Three-Dimensional Nasolabial Changes After Nasoalveolar Molding and Primary Lip/Nose Surgery in Infants With Bilateral Cleft Lip and Palate
OBJECTIVE/UNASSIGNED:Utilize 3-dimensional (3D) photography to evaluate the nasolabial changes in infants with bilateral cleft lip and palate (BCLP) who underwent nasoalveolar molding (NAM) and primary reconstructive surgery. DESIGN/UNASSIGNED:coordinates to obtain the linear and angular measurements. Nasal form changes were measured and analyzed between T1 (0.5 months old), T2 (5 months old), and T3 (6 months old). Intraclass correlation coefficient was performed for intrarater reliability. Averaged data from the 3D images was statistically analyzed from T1 to T2 and T2 to T3 with Wilcoxon tests. Unaffected infant norms from the Farkas publication were used as a control sample. RESULTS/UNASSIGNED:After NAM therapy, statistically significant changes in the position of subnasale and labius superius improved nasolabial symmetry. Both retruded after NAM were displaced downward after NAM and surgical correction with respect to soft tissue nasion. The nasal tip's projection was maintained with NAM and surgical correction. The columella lengthened from 1.4 to 4.71 mm following NAM. CONCLUSIONS/UNASSIGNED:There was a significant improvement in the nasolabial anatomy after NAM, and this was further enhanced after primary reconstructive surgery.
Ian Jackson's Sphincter Pharyngoplasty
ABSTRACT/UNASSIGNED:Velopharyngeal insufficiency (VPI) after cleft palate repair remains an intriguing problem for the cleft surgeon. While other options for the treatment of VPI, in many ways the sphincter pharyngoplasty has become a reliable and satisfying operation. When the applied to the properly selected patient, it rearranges the palatopharyngeus muscles to provide dynamic closure of the newly created central velopharngeal port. The dynamic action is particularly satisfying to the surgeon. The surgery evolved in part because of the dedication and creativity of Dr. Ian Jackson who's description is closest to the design used today. In his memory we felt it fitting to review Dr. Jackson's involvement with the surgery over the decades as well as include our own thoughts on the advantages of the procedure.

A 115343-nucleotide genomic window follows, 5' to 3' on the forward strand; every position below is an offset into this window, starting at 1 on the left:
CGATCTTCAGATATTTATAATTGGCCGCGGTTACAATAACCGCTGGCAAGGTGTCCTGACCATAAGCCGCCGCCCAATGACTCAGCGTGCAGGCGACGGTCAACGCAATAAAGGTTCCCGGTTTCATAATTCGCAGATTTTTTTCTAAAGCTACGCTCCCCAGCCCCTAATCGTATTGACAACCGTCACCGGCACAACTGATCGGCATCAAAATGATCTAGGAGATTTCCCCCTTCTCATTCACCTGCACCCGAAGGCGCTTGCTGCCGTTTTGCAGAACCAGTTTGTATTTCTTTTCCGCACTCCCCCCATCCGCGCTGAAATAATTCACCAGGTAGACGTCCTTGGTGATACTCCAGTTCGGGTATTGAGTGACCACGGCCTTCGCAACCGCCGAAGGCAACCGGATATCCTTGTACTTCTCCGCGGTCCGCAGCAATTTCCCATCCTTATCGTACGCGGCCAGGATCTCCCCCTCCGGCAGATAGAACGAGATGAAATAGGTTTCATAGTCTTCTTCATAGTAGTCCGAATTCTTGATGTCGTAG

The Nasoalveolar Molding Cleft Protocol: Long-Term Treatment Outcomes from Birth to Facial Maturity
BACKGROUND:The authors present outcomes analysis of the nasoalveolar molding treatment protocol in patients with a cleft followed from birth to facial maturity. METHODS:A single-institution retrospective review was conducted of cleft patients who underwent nasoalveolar molding between 1990 and 2000. Collected data included surgical and orthodontic outcomes and incidence of gingivoperiosteoplasty, alveolar bone grafting, surgery for velopharyngeal insufficiency, palatal fistula repair, orthognathic surgery, nose and/or lip revision, and facial growth. RESULTS:One hundred seven patients met inclusion criteria (69 with unilateral and 38 with bilateral cleft lip and palate). Eighty-five percent (91 of 107) underwent gingivoperiosteoplasty (unilateral: 78 percent, 54 of 69; bilateral: 97 percent, 37 of 38). Of those patients, 57 percent (52 of 91) did not require alveolar bone grafting (unilateral: 59 percent, 32 of 54; bilateral: 54 percent, 20 of 37). Twelve percent (13 of 107) of all study patients underwent revision surgery to the lip and/or nose before facial maturity (unilateral: 9 percent, six of 69; bilateral: 18 percent, seven of 38). Nineteen percent (20 of 107) did not require a revision surgery, alveolar bone grafting, or orthognathic surgery (unilateral: 20 percent, 14 of 69; bilateral: 16 percent, six of 38). Cephalometric analysis was performed on all patients with unilateral cleft lip and palate. No significant statistical difference was found in maxillary position or facial proportion. Average age at last follow-up was 20 years (range, 15 years 4 months to 26 years 10 months). CONCLUSIONS:Nasoalveolar molding demonstrates a low rate of soft-tissue revision and alveolar bone grafting, and a low number of total operations per patient from birth to facial maturity. Facial growth analysis at facial maturity in patients who underwent gingivoperiosteoplasty and nasoalveolar molding suggests that this proposal may not hinder midface growth. CLINICAL QUESTION/LEVEL OF EVIDENCE/METHODS:Therapeutic, IV.